Mauretania II Lifeboat


Martin Usher

Member
Sep 27, 2007
3
0
71
Hi everyone,

Last year I bought a ship's lifeboat converted to a cruiser, reputed to be from the Mauretania II and converted in the late 40's, which I am now refitting.

Last weekend whilst stripping the paint from the old original gunnels at the prow various stamped and engraved markings were revealed. On the Starboard side deeply engraved it says 28 0X9 0X3 85 = 54 PERSONS. The 28, 9, and 3 I know are the internal measurements which could lead to a coefficient of fineness of 85 but how does that calculate to 54 persons? Forward of these markings is a stamped B T with a crown between them which I presume is a Board of Trade stamp? Below this is a faintly stamped 3 45 and below that again an 8.

On the port side it reads 5680 54 PERSONS then more faintly MW1 MARK IV - 039. Any help with deciphering these markings would be greatly appreciated.

I have also been told that originally this lifeboat would have been like a giant pedalo with passengers turning foot pedals to propel the boat, is that correct?

Any other information, Mauretania II lifeboat conversion} about the lifeboats from the Mauretania II would be very much appreciated.
 
L

lewis beacham

Guest
Hi
I doubt very much that the lifeboat would have been like a giant pedalo.
My guess is that it would have been a motor lifeboat, but then again I might be wrong

From
Lewis
 

Dave Gittins

Member
Mar 16, 2000
5,052
333
433
In 1912, the formula for lifeboat capacity was L x B x D x .6 over 10. L was overall length, B was beam and D was depth of hull. The 10 was the number of cubic feet per person. The coefficient of fineness didn't come into it. The formula gave the approximate volume of the hull.

There may have been small changes since 1912, such as using a more precise calculation of the boat's volume than the rather arbitrary formula I give. I make your boat a 58 person boat by the old rule.

It's not totally impossible that the boat was pedal powered. Such things were played with. Mark Chirnside is the man we need here.

Best of luck with your conversion. I'm up to my neck in epoxy right now, and I'm only renovating a modern yacht. Will she be rigged to sail?
 

Bob Godfrey

Member
Nov 22, 2002
6,043
104
333
UK
Survivors of the torpedoed City of Benares (built 1936) mentioned that the lifeboats were designed to be propelled not only by oars but also by 'Fleming Gear' - an arrangement of hand operated cranks which turned a propellor. Here's a wartime description of Fleming Gear in use: "each occupant in the lifeboat had a vertical lever in front of him/her which he/she propelled backwards and forwards. This connected to a prop shaft. With say 10 people on the 'gear' you could get up to a fair lick of speed. A good idea really because rowing with lifeboat oars requires special skills."
 
Jul 9, 2000
58,615
734
563
Easley South Carolina
>>A good idea really because rowing with lifeboat oars requires special skills."<<

More like special co-ordination. An experienced team could just about do it in their sleep, but when trying it with scratch crews of deck seaman, engineers and passengers, the result wouldn't been out of place in a nautical version of The Keystone Kops.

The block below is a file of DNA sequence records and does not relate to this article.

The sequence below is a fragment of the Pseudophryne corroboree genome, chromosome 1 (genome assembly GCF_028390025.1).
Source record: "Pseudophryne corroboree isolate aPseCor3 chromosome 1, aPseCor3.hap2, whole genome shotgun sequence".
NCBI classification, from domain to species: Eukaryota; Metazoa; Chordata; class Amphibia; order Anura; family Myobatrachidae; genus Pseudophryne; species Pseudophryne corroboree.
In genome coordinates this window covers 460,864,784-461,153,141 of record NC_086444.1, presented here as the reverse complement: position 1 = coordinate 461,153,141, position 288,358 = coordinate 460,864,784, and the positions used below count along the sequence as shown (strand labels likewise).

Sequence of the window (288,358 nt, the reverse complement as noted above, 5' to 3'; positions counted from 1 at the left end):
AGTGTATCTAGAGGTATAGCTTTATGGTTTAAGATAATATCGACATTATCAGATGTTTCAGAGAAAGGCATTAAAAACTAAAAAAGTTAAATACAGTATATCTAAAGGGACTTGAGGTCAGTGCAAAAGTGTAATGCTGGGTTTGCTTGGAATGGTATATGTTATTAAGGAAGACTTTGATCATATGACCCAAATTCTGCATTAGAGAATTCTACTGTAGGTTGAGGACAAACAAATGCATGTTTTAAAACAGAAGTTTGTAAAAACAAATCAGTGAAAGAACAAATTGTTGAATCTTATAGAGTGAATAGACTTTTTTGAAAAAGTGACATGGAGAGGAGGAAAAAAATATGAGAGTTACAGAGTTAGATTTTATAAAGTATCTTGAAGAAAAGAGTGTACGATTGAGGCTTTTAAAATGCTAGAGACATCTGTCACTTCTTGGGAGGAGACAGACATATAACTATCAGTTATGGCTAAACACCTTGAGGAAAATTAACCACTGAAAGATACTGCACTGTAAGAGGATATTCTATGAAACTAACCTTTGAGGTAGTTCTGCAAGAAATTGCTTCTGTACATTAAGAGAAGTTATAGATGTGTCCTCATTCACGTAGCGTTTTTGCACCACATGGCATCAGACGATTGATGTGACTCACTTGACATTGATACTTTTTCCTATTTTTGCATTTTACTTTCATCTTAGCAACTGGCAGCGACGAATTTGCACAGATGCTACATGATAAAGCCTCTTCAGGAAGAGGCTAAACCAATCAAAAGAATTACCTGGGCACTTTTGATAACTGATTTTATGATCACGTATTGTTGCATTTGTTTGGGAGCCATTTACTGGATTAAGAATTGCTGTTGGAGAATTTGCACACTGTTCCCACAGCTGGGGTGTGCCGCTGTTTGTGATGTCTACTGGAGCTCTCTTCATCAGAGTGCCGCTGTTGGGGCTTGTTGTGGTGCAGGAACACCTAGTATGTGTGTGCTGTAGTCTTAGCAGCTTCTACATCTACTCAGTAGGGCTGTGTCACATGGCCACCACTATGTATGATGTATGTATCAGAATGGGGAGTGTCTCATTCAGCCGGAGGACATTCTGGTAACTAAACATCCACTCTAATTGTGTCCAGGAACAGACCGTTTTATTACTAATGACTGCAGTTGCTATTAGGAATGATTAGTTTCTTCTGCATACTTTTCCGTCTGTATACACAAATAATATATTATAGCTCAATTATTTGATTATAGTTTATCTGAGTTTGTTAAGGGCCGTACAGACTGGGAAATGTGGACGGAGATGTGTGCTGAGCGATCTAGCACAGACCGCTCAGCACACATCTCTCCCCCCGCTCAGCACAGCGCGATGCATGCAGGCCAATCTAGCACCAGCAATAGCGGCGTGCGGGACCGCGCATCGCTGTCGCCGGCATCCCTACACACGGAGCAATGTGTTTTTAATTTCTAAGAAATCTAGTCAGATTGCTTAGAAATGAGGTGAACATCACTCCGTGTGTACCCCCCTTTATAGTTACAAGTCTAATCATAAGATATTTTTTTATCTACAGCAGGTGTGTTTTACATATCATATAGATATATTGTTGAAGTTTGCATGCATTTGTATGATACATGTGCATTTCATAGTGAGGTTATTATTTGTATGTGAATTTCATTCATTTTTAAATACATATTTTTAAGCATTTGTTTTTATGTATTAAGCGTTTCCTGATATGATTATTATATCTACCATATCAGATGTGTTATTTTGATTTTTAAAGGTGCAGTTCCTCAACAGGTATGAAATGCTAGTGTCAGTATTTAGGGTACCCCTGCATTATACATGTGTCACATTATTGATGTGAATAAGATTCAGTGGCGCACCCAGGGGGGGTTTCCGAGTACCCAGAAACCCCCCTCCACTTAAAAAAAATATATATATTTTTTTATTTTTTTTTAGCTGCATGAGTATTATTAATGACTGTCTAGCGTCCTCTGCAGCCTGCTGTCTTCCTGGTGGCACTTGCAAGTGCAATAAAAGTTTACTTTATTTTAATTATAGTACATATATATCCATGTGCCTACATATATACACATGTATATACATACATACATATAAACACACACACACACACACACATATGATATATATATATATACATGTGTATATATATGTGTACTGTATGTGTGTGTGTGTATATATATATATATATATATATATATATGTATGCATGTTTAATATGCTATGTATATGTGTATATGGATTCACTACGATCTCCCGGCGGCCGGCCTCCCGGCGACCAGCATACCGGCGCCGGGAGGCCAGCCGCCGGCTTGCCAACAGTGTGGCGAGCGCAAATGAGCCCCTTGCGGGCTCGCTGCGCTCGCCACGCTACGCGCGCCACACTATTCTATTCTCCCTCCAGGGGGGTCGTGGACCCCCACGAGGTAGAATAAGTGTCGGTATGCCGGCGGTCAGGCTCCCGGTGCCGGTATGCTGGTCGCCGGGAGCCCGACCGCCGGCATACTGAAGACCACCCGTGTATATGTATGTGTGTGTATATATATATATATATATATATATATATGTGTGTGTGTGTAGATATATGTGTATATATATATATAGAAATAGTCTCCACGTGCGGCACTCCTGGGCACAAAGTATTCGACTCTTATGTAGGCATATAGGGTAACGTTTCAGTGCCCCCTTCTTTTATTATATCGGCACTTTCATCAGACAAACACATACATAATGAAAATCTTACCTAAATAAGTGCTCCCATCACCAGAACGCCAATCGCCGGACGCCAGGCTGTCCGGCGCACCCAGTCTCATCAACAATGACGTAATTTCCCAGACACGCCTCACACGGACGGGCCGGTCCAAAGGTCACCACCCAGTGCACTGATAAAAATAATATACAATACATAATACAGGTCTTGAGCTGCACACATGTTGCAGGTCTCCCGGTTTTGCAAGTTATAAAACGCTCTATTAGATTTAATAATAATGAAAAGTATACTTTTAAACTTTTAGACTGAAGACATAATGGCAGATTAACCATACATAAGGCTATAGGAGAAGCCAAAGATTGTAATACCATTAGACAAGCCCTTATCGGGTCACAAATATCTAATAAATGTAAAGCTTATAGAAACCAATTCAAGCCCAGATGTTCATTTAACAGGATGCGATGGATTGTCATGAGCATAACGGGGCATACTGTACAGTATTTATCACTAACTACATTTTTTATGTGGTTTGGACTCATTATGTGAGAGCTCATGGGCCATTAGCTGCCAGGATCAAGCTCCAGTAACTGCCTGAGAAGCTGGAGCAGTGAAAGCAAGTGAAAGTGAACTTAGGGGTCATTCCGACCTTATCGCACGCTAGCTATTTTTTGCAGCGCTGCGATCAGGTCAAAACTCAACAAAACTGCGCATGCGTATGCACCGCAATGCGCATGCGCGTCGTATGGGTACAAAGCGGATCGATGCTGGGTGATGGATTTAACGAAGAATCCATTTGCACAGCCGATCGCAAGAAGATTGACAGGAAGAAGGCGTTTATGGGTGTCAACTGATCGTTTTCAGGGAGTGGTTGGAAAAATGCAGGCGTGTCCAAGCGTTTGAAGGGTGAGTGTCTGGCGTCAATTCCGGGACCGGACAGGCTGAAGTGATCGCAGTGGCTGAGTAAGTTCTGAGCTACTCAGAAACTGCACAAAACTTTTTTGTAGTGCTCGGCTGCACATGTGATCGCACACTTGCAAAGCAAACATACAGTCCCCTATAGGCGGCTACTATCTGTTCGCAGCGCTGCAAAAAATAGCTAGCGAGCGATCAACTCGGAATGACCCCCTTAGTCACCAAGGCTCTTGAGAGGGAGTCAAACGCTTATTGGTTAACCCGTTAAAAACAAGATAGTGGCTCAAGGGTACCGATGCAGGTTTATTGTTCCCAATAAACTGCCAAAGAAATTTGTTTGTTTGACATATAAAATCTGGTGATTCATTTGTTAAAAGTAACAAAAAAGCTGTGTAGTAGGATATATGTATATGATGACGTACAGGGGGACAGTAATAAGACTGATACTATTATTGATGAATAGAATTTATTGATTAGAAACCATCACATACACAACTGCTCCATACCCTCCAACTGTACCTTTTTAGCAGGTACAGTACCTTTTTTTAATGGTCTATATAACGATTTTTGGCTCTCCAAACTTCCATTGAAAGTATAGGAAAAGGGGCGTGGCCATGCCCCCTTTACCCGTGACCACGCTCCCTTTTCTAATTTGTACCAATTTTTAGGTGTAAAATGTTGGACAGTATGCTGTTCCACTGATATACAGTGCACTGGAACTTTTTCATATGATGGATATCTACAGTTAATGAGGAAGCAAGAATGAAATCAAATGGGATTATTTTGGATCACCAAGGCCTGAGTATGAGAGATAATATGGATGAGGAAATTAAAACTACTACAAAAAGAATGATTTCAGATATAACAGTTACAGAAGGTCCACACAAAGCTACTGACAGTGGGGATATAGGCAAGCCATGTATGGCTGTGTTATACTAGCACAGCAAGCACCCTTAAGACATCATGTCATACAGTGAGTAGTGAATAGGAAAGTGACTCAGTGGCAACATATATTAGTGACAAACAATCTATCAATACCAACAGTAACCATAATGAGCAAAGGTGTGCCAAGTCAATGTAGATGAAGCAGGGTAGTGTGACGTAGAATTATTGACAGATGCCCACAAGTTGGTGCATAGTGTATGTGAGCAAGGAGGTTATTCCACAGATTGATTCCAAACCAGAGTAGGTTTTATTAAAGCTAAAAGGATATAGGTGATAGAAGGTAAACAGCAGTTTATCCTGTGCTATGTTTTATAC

Not that the Fleming gear would have been a whole lot better...it still would have been exhausting work...but at least you could steer the beast.
 

Dave Gittins

Member
Mar 16, 2000
5,052
333
433
I now recall that the German raider Kormoran had a large boat that had originally been propelled by pedals. The propeller had been removed by the time Kormoran used it.

Hunting about, I turned up a fictional story in which characters escaped a burning liner in a pedal lifeboat. They evidently were around, though whether Mauretania used them is another thing.
 

Geof Watson

Member
Oct 11, 2020
2
0
1
Hi everyone,

Last year I bought a ship's lifeboat converted to a cruiser, reputed to be from the Mauretania II and converted in the late 40's, which I am now refitting.

Last weekend whilst stripping the paint from the old original gunnels at the prow various stamped and engraved markings were revealed. On the Starboard side deeply engraved it says 28 0X9 0X3 85 = 54 PERSONS. The 28, 9, and 3 I know are the internal measurements which could lead to a coefficient of fineness of 85 but how does that calculate to 54 persons? Forward of these markings is a stamped B T with a crown between them which I presume is a Board of Trade stamp? Below this is a faintly stamped 3 45 and below that again an 8.

On the port side it reads 5680 54 PERSONS then more faintly MW1 MARK IV - 039. Any help with deciphering these markings would be greatly appreciated.

I have also been told that originally this lifeboat would have been like a giant pedalo with passengers turning foot pedals to propel the boat, is that correct?

Any other information,Mauretania II lifeboat conversion} about the lifeboats from the Mauretania II would be very much appreciated.

Hi Martin,

I have just acquired a Lister SR4 Diesel engine which apparently came out of a Mauretania 2 lifeboat or launch ,
How likely is this to be true or would it have been a later conversion

Regards
 
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